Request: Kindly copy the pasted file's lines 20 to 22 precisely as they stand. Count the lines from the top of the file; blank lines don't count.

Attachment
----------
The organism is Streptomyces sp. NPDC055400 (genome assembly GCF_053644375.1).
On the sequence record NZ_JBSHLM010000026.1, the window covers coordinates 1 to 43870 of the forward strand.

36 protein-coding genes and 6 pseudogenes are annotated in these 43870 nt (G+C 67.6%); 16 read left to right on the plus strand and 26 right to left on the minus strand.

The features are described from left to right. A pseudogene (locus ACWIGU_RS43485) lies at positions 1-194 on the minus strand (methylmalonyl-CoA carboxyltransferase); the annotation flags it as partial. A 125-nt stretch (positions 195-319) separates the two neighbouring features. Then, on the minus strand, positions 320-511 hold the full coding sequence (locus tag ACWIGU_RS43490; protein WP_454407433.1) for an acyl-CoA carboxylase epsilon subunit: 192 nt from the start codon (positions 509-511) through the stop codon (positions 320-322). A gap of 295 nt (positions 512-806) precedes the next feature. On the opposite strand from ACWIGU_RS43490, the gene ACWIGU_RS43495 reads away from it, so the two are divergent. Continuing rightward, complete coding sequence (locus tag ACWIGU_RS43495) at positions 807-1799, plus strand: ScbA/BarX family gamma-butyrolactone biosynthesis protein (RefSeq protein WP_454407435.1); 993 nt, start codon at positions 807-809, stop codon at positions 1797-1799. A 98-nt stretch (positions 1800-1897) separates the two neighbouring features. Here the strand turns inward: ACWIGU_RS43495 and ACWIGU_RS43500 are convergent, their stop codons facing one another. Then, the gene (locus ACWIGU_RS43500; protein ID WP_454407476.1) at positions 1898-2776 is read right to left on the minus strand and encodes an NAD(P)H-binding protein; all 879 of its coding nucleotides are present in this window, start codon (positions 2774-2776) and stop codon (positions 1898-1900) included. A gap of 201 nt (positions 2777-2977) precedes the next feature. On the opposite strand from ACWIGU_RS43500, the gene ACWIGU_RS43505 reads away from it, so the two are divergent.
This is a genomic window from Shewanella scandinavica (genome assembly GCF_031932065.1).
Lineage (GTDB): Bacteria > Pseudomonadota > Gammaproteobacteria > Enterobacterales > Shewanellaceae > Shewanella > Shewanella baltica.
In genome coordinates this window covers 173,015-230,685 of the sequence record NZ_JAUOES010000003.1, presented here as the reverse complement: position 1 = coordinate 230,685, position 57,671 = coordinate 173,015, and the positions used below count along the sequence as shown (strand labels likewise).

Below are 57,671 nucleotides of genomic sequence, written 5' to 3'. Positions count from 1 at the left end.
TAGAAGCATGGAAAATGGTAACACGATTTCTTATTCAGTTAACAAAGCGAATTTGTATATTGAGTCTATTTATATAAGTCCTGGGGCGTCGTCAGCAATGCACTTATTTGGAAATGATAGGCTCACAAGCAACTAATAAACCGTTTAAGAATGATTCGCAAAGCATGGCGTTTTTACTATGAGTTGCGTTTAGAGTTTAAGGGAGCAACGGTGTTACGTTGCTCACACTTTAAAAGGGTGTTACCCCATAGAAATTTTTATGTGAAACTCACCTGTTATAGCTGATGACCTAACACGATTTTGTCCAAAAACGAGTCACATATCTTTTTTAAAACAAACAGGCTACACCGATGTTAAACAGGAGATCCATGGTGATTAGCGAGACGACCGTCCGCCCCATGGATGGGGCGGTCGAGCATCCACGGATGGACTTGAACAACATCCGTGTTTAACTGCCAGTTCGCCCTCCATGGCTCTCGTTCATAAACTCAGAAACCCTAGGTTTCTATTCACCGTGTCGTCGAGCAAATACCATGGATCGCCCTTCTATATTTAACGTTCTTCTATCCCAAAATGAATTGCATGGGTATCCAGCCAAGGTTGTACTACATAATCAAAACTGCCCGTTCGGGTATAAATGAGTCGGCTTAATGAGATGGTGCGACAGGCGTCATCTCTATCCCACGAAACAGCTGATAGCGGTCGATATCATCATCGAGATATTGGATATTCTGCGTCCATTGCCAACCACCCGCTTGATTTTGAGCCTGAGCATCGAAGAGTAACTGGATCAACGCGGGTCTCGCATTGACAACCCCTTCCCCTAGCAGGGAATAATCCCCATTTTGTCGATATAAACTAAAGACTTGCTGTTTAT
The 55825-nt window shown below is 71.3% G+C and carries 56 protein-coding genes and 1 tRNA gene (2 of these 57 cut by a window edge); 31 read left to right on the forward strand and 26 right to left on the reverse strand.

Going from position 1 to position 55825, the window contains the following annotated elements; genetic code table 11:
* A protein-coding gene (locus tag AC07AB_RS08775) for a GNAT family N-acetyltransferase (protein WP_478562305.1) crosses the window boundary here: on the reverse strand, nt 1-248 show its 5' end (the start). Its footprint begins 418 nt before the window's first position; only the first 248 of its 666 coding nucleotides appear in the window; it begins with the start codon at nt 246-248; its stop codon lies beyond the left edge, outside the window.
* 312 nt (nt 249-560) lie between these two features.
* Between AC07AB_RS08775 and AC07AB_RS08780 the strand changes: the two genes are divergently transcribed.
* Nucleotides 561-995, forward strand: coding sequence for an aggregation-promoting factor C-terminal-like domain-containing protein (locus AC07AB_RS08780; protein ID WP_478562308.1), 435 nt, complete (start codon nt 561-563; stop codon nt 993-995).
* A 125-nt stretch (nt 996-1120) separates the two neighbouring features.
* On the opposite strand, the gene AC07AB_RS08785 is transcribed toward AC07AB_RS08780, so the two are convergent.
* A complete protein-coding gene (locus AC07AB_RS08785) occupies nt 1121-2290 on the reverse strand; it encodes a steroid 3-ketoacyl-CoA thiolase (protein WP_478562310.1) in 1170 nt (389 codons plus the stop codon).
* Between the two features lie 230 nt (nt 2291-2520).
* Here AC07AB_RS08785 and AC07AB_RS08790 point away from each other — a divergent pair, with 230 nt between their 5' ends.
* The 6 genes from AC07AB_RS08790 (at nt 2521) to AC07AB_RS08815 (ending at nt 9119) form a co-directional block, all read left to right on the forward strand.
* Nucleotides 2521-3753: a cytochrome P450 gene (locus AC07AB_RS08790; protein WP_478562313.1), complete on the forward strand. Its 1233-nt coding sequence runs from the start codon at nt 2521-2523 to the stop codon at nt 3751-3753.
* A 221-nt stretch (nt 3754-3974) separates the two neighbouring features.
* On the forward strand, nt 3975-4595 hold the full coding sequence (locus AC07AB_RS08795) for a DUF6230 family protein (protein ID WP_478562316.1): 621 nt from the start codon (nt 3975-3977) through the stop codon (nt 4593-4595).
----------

* Here AC07AB_RS08785 and AC07AB_RS08790 point away from each other — a divergent pair, with 230 nt between their 5' ends.
* The 6 genes from AC07AB_RS08790 (at nt 2521) to AC07AB_RS08815 (ending at nt 9119) form a co-directional block, all read left to right on the forward strand.
* Nucleotides 2521-3753: a cytochrome P450 gene (locus AC07AB_RS08790; protein WP_478562313.1), complete on the forward strand. Its 1233-nt coding sequence runs from the start codon at nt 2521-2523 to the stop codon at nt 3751-3753.